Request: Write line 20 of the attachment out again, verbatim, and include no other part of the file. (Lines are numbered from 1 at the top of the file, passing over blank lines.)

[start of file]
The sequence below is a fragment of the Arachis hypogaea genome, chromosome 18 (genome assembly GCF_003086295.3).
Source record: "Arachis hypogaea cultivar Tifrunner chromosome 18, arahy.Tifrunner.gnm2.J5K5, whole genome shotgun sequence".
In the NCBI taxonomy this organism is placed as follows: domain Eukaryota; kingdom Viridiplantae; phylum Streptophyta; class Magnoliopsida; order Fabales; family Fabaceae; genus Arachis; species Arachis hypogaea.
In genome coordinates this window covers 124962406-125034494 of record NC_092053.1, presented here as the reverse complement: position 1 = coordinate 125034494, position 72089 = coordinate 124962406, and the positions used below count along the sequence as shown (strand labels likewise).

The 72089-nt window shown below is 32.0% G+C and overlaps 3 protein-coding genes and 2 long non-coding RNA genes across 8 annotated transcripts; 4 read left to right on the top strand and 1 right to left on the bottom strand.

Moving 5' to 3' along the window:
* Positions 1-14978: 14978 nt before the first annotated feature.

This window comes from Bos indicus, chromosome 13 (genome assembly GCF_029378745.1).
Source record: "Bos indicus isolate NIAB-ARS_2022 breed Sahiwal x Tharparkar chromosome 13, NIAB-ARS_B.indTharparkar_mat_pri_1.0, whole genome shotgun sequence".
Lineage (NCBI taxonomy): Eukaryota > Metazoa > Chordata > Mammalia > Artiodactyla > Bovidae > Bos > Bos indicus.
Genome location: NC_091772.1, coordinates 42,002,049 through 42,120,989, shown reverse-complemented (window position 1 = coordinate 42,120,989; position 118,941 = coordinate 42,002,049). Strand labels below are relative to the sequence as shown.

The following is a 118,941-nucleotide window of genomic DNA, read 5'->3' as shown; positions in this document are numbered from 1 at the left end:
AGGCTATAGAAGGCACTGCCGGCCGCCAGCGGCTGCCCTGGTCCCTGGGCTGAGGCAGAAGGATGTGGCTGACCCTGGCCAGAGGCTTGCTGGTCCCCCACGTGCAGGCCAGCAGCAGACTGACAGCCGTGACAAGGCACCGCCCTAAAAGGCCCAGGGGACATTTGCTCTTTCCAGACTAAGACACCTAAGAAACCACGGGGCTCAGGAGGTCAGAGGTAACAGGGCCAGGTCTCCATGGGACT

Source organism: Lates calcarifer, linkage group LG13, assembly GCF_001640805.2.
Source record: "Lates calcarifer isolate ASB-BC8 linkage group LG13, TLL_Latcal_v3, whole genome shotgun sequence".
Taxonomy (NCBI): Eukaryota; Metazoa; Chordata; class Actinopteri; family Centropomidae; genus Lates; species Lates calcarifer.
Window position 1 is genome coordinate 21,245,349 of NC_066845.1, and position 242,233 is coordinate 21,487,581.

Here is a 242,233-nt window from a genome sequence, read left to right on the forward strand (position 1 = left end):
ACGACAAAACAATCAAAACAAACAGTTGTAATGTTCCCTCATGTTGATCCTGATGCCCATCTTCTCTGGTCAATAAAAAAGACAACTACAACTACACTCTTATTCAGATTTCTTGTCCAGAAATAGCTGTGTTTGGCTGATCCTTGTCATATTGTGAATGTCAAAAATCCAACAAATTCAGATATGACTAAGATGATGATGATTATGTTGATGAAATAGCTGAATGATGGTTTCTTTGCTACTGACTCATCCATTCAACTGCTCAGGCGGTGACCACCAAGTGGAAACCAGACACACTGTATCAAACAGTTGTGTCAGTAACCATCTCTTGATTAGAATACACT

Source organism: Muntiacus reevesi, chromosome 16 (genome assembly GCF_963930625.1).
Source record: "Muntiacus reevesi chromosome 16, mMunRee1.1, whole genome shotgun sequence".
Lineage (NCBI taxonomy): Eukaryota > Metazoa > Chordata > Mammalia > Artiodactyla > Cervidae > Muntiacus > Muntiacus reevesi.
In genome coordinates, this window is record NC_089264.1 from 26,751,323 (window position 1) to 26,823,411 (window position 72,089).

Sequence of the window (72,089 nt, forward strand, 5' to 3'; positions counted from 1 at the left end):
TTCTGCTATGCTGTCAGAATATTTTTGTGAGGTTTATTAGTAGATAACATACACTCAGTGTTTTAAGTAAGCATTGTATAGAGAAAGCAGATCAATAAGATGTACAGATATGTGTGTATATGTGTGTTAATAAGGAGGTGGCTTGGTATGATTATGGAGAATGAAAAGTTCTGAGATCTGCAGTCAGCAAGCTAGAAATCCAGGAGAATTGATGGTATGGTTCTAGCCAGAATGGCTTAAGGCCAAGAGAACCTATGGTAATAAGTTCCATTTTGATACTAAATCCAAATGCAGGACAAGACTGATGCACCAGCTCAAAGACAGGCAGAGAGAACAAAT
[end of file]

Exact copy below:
Source organism: Muntiacus reevesi, chromosome 16 (genome assembly GCF_963930625.1).